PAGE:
Yup...I mapped out (from home) a solid 50 miles and rode them with a full camel back strapped to me. I just wanted to see if I could do it. Had all of it been on paved roads, I wouldn't be gloating so much. I mean, yes, it's harder to ride fat tires on pavement, no doubt about it. But it's really a challenge to ride both elements in one ride. I found that out when I took off from my driveway and headed up to Mulholland yesterday. I did my usual - ride to dirt Mulholland and climb to the Nike Missile Site. But instead of riding to Reseda, down and back, I kept going all the way to the end of dirt Mulholland, down into the neighborhood just off of Topanga Canyon and back. I mixed that glorious dirt fire road with urban riding, a bike path, neighborhood streets and steep paved canyons. I guess you could have described my route as a tad neurotic.


could not have been bluer above me...

past Reseda, straight down to the end of dirt Mulholland...

lots of hikers out...


As for a workout, it was truly substantial. The hardest part was on the flats mainly because I just couldn't push that bike any faster than I could pedal over thirty pounds (plus my own body weight, let's not forget that). This meant a kind of workout I didn't expect entirely. I've ridden many times on the bike path on Nellie, but never as far as I did yesterday (which was the one crappy part about my route - I had to complete an out and back on the bike path to get the extra five miles I lacked to equal a full 50). By the time I'd hit 42 miles, I was cooked. And yet, there were eight miles left to get me home...the hardest eight miles I've ridden this year thus far!


I was passed and dropped by so many "roadies" (heh heh)...

second round on the bike path...


I did have company yesterday, just not with me. Many fellow riders on so many varied bikes pulled up alongside me to chat from time to time. I must look terribly lonely or utterly approachable, cause for some reason folks just pedal on up to me and ride along for a few miles. Not that I'm complaining. I met two mountain bikers who helped me pass the time on dirt Mulholland, two tatooed hipster types who were incredibly amusing and sweet, a hottie roadie type who actually had skinny knobbies on his bike (who was planning to climb Reseda and then do a trail run!) and many hikers and families out, all very happy to smile and wave hello as I passed by them. Add all this friendly interaction to the ridiculously gorgeous weather I had the pleasure of enjoying, and it was just flat out another perfect ride day.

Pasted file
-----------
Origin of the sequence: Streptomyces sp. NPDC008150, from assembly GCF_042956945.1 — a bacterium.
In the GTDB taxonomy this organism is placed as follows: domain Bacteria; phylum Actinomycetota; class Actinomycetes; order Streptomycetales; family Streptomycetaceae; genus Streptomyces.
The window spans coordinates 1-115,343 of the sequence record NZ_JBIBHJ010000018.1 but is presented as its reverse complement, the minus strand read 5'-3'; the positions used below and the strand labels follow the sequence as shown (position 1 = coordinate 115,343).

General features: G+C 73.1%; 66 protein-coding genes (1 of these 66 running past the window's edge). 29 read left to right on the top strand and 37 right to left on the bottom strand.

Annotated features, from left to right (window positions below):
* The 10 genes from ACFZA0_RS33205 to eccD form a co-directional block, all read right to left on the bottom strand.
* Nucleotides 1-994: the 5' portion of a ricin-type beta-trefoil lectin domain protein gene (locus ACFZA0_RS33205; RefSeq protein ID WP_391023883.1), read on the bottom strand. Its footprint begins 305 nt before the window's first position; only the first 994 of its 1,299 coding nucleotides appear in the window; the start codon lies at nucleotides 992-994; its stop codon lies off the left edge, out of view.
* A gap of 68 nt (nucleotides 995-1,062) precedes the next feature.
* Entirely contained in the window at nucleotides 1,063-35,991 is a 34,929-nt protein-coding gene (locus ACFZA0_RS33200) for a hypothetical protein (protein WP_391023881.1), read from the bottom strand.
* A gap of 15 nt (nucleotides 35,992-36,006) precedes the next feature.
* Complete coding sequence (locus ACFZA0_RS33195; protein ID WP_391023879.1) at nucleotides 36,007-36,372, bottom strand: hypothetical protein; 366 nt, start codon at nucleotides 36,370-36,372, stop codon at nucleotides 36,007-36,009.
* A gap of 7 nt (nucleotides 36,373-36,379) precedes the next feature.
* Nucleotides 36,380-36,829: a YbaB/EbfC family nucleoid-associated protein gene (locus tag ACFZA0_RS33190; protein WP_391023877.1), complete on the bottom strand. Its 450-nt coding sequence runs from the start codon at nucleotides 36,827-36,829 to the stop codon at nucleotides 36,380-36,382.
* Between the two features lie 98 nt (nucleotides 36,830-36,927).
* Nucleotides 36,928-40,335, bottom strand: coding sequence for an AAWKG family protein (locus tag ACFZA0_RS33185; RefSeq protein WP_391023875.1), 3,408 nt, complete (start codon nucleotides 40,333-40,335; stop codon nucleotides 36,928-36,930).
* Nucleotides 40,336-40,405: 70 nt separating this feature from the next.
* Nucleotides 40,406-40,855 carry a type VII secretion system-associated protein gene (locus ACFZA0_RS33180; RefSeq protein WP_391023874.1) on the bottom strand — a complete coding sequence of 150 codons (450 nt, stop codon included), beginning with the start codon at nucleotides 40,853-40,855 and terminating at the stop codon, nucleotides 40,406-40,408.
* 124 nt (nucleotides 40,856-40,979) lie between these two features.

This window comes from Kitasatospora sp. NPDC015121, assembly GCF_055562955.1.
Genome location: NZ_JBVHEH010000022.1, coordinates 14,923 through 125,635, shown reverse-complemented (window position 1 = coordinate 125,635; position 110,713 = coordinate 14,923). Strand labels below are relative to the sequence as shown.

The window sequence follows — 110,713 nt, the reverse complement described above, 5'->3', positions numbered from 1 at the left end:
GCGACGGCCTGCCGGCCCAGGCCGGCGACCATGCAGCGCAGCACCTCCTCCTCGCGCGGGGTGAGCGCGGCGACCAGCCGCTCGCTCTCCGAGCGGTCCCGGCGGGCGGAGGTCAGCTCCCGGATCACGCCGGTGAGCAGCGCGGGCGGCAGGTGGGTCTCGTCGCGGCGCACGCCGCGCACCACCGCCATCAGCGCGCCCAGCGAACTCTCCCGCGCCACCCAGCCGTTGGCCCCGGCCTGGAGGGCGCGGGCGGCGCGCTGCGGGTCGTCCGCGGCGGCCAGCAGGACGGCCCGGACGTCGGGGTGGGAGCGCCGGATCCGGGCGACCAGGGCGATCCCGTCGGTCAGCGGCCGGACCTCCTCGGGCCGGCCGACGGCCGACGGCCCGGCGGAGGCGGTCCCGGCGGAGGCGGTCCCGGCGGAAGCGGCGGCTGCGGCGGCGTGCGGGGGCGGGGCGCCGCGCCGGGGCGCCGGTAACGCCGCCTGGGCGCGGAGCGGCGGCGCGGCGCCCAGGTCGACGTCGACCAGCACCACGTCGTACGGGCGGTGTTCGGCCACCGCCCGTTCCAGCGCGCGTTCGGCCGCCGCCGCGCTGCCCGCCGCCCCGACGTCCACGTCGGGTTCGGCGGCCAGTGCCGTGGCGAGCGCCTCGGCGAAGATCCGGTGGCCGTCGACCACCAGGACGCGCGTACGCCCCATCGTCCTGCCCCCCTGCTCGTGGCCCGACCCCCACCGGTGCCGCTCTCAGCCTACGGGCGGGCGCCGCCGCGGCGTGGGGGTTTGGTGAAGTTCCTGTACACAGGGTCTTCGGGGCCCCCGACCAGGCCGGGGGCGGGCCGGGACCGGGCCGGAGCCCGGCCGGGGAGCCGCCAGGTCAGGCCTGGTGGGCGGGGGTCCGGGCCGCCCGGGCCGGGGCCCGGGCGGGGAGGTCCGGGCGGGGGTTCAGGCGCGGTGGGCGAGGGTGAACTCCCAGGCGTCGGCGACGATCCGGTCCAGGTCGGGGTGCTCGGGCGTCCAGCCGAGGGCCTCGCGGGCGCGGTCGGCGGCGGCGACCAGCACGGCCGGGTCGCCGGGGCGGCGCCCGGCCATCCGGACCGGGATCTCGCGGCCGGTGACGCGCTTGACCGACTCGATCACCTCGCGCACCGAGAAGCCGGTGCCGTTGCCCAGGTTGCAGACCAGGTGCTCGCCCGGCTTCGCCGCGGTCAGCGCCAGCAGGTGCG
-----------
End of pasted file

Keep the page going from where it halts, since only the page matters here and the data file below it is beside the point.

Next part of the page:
favorite pic of the day - he was so cute!...


Best interaction I had? It was when one of the tatooed guys asked me how many miles I had ridden.

"About 37 at this point, but I'm going for 50 miles total," I bragged.

"50?! Dude! - doesn't your butt hurt with that many miles?" he asked and then looked back at my booty without any attempt to hide where he was looking.

"Does my butt hurt? Dude, I don't have any feeling in my butt anymore."

He laughed at that before pedaling off with his friend. Funny thing is...I wasn't joking.

Now, that was my ride, and here was my evening. I got invited to one of my new favorite friends' house again for dinner. I love these two new friends. Talk about down-to-earth, funny and just good people. I was treated to wonderful company, a room full of smart funny women, and one very impressive man, who not only put up with all of the feminine energy but who also prepared the meal (from scratch). That man can cook! As I did at Thanksgiving, I'm posting pics of the food again. (Dad, let me know if you want any of the recipes).


Appetizer #1 - can't remember what this was, but I could have eaten all of that all by myself! (I didn't, I only had one)...


appetizer #2 - white bean spread with fresh chard, yum...

the most delicious, evil cheese potatoes ever...
my favorite dish - Brussel Sprouts with apples & sweet potatoes...


asparagus with bacon, need I say more?...

melt in your mouth roast...

wicked delicious onions in a balsamic reduction...

fresh mozzarella with tomatoes, strawberries and fresh basil...I died and went to heaven...

and don't forget the exquisite wine!...

Today? Hike day! Spent with more friends and a little dog worth 25 times her weight in gold. We just hiked Runyon and then hit the farmers market, where we snacked on tamales and split a couple of cookies (yes, I added the points!). It was again so beautiful outside, and I found out later that we traveled a total of 10,000 steps. Wow...who knew hiking could involve so much walking (heh heh).

the hike up...
the tamale following...

Lucy...

Last but certainly not least, I leave you with the cutest dragon business yet. Boo ate blueberries today. This is news, cause that little stinker has not been eating (she is so finicky). But I got her to eat one blueberry and from there, she scarfed them down. I then coined them "Boo"-berries. Get it?

she aims...

and score!


Another wonderful weekend in southern Cal.

2 comments:

Plochman said...

Do you hear that ? It's the sound of me smiling. ;-) Very happy you have found yourself once again.
Pman

merider (M.E.-rider) said...

Thank you, P-Man!!! You sweetheart. Yes, I'm getting my old self back. It's a struggle, but one I'm winning... :-) I hope you are doing well.